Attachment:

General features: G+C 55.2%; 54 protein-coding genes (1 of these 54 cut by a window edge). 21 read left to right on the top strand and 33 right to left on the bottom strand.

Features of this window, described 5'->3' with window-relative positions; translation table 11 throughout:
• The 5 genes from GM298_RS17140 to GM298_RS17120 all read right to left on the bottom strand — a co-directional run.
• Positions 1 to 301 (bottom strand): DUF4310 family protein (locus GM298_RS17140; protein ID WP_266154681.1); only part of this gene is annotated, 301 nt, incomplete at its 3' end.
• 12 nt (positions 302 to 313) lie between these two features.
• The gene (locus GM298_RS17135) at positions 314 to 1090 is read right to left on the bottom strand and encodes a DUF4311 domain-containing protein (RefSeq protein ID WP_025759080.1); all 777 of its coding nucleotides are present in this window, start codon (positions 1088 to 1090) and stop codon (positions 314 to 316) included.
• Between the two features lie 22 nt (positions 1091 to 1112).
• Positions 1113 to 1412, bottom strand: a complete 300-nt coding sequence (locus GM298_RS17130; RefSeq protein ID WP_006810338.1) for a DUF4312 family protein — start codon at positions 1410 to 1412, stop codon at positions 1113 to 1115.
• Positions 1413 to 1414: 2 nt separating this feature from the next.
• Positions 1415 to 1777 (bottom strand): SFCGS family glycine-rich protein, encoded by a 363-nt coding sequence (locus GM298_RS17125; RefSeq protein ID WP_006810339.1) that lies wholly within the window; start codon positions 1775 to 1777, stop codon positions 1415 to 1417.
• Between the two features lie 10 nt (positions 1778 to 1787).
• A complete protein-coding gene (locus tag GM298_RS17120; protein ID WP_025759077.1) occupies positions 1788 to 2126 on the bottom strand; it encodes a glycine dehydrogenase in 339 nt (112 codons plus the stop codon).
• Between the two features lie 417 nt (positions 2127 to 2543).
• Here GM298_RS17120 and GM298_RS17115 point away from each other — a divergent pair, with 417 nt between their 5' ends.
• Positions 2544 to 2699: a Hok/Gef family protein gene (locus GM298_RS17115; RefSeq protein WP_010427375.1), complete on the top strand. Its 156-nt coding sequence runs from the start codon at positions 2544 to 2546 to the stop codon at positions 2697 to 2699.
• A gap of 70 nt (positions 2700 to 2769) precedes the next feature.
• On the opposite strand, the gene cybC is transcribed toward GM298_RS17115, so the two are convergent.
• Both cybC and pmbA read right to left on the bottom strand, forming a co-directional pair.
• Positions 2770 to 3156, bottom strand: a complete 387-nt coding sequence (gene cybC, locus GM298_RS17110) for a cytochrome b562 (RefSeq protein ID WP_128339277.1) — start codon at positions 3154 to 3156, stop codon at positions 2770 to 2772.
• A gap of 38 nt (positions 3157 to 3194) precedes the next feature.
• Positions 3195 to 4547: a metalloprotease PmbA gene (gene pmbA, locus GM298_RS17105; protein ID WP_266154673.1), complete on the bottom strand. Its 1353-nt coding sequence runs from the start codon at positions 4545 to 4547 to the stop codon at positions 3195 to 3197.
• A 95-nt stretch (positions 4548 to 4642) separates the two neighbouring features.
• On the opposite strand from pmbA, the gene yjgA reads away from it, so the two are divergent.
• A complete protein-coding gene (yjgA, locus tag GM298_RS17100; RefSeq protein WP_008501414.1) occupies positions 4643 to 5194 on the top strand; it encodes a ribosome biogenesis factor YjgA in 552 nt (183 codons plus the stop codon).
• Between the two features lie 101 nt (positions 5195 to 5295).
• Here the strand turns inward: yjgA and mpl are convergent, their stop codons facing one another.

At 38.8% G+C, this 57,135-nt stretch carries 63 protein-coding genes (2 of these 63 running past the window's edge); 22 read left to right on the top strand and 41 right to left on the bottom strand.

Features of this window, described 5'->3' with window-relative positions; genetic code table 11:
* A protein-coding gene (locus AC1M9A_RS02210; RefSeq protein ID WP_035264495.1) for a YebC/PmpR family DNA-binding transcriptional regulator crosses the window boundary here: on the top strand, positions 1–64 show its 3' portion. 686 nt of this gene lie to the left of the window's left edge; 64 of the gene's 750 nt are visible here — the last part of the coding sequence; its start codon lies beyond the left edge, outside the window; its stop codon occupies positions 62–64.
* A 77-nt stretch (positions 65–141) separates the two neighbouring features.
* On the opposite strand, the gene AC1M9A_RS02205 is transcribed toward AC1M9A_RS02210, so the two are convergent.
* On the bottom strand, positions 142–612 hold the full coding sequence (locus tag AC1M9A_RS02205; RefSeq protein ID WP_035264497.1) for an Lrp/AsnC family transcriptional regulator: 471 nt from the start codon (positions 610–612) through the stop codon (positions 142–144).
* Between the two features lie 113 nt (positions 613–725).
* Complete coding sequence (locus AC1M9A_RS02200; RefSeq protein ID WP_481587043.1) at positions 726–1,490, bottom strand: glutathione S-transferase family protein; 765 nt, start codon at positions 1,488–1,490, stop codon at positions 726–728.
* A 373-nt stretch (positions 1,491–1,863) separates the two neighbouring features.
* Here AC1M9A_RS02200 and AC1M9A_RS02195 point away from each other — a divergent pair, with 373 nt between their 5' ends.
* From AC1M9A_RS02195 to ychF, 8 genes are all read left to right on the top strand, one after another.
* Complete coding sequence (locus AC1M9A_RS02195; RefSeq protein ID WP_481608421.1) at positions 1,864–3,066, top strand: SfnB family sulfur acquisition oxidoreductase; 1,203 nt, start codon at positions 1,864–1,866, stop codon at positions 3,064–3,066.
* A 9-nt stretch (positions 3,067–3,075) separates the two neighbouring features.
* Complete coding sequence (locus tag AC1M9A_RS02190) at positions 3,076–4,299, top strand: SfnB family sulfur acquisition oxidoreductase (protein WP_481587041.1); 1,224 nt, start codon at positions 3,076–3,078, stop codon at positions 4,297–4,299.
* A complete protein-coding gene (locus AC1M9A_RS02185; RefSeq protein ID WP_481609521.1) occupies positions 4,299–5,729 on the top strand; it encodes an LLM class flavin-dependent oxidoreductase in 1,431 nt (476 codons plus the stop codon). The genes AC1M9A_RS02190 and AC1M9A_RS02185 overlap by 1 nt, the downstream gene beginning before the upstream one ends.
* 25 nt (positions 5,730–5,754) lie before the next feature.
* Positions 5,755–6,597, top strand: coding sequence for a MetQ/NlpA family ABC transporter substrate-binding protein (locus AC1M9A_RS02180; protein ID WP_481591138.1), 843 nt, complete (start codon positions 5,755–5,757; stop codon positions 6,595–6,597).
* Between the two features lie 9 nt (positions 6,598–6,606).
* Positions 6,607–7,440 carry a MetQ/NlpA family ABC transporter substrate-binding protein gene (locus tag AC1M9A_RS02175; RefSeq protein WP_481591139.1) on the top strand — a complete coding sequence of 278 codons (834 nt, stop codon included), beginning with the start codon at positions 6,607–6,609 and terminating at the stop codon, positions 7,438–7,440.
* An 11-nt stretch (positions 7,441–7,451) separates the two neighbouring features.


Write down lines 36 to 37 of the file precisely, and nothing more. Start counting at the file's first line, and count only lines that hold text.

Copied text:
* Here AC1M9A_RS02200 and AC1M9A_RS02195 point away from each other — a divergent pair, with 373 nt between their 5' ends.
* From AC1M9A_RS02195 to ychF, 8 genes are all read left to right on the top strand, one after another.